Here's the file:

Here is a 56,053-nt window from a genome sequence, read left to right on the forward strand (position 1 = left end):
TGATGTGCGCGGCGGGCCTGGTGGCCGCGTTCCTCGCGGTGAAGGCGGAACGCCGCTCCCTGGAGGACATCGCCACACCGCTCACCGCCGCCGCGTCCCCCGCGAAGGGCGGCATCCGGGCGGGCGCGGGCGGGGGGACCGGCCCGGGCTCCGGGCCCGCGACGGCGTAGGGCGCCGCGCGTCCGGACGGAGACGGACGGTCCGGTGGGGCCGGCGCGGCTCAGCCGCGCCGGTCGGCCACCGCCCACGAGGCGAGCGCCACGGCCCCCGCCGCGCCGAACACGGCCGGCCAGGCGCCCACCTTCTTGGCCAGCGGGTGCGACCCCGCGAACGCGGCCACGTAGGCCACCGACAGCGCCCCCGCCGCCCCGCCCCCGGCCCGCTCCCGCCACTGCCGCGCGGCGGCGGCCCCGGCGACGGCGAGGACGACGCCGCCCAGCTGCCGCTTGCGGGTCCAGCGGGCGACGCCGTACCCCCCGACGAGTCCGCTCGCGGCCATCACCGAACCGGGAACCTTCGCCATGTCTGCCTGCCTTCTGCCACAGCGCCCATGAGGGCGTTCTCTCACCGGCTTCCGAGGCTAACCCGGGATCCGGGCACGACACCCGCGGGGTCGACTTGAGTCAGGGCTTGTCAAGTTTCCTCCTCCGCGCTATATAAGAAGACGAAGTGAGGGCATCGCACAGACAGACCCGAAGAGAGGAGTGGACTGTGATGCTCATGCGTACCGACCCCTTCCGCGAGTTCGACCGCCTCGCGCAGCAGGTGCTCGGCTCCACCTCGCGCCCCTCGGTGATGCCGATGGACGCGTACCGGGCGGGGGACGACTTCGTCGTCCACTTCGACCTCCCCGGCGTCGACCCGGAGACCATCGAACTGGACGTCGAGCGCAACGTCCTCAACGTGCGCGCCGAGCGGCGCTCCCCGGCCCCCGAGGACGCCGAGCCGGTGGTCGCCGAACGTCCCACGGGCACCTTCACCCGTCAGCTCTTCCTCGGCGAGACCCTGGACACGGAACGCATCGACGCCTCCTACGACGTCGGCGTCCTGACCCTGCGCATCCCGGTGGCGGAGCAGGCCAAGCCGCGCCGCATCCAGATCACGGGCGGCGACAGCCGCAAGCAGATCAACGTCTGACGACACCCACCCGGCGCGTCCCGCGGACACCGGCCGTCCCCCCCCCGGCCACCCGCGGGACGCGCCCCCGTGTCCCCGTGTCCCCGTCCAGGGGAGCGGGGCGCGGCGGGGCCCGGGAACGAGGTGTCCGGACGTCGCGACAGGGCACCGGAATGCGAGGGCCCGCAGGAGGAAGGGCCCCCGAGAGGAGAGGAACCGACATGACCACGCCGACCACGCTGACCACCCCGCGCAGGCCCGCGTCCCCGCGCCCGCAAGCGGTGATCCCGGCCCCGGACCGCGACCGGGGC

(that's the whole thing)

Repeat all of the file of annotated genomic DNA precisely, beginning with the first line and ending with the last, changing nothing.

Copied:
Here is a 56,053-nt window from a genome sequence, read left to right on the forward strand (position 1 = left end):
TGATGTGCGCGGCGGGCCTGGTGGCCGCGTTCCTCGCGGTGAAGGCGGAACGCCGCTCCCTGGAGGACATCGCCACACCGCTCACCGCCGCCGCGTCCCCCGCGAAGGGCGGCATCCGGGCGGGCGCGGGCGGGGGGACCGGCCCGGGCTCCGGGCCCGCGACGGCGTAGGGCGCCGCGCGTCCGGACGGAGACGGACGGTCCGGTGGGGCCGGCGCGGCTCAGCCGCGCCGGTCGGCCACCGCCCACGAGGCGAGCGCCACGGCCCCCGCCGCGCCGAACACGGCCGGCCAGGCGCCCACCTTCTTGGCCAGCGGGTGCGACCCCGCGAACGCGGCCACGTAGGCCACCGACAGCGCCCCCGCCGCCCCGCCCCCGGCCCGCTCCCGCCACTGCCGCGCGGCGGCGGCCCCGGCGACGGCGAGGACGACGCCGCCCAGCTGCCGCTTGCGGGTCCAGCGGGCGACGCCGTACCCCCCGACGAGTCCGCTCGCGGCCATCACCGAACCGGGAACCTTCGCCATGTCTGCCTGCCTTCTGCCACAGCGCCCATGAGGGCGTTCTCTCACCGGCTTCCGAGGCTAACCCGGGATCCGGGCACGACACCCGCGGGGTCGACTTGAGTCAGGGCTTGTCAAGTTTCCTCCTCCGCGCTATATAAGAAGACGAAGTGAGGGCATCGCACAGACAGACCCGAAGAGAGGAGTGGACTGTGATGCTCATGCGTACCGACCCCTTCCGCGAGTTCGACCGCCTCGCGCAGCAGGTGCTCGGCTCCACCTCGCGCCCCTCGGTGATGCCGATGGACGCGTACCGGGCGGGGGACGACTTCGTCGTCCACTTCGACCTCCCCGGCGTCGACCCGGAGACCATCGAACTGGACGTCGAGCGCAACGTCCTCAACGTGCGCGCCGAGCGGCGCTCCCCGGCCCCCGAGGACGCCGAGCCGGTGGTCGCCGAACGTCCCACGGGCACCTTCACCCGTCAGCTCTTCCTCGGCGAGACCCTGGACACGGAACGCATCGACGCCTCCTACGACGTCGGCGTCCTGACCCTGCGCATCCCGGTGGCGGAGCAGGCCAAGCCGCGCCGCATCCAGATCACGGGCGGCGACAGCCGCAAGCAGATCAACGTCTGACGACACCCACCCGGCGCGTCCCGCGGACACCGGCCGTCCCCCCCCCGGCCACCCGCGGGACGCGCCCCCGTGTCCCCGTGTCCCCGTCCAGGGGAGCGGGGCGCGGCGGGGCCCGGGAACGAGGTGTCCGGACGTCGCGACAGGGCACCGGAATGCGAGGGCCCGCAGGAGGAAGGGCCCCCGAGAGGAGAGGAACCGACATGACCACGCCGACCACGCTGACCACCCCGCGCAGGCCCGCGTCCCCGCGCCCGCAAGCGGTGATCCCGGCCCCGGACCGCGACCGGGGC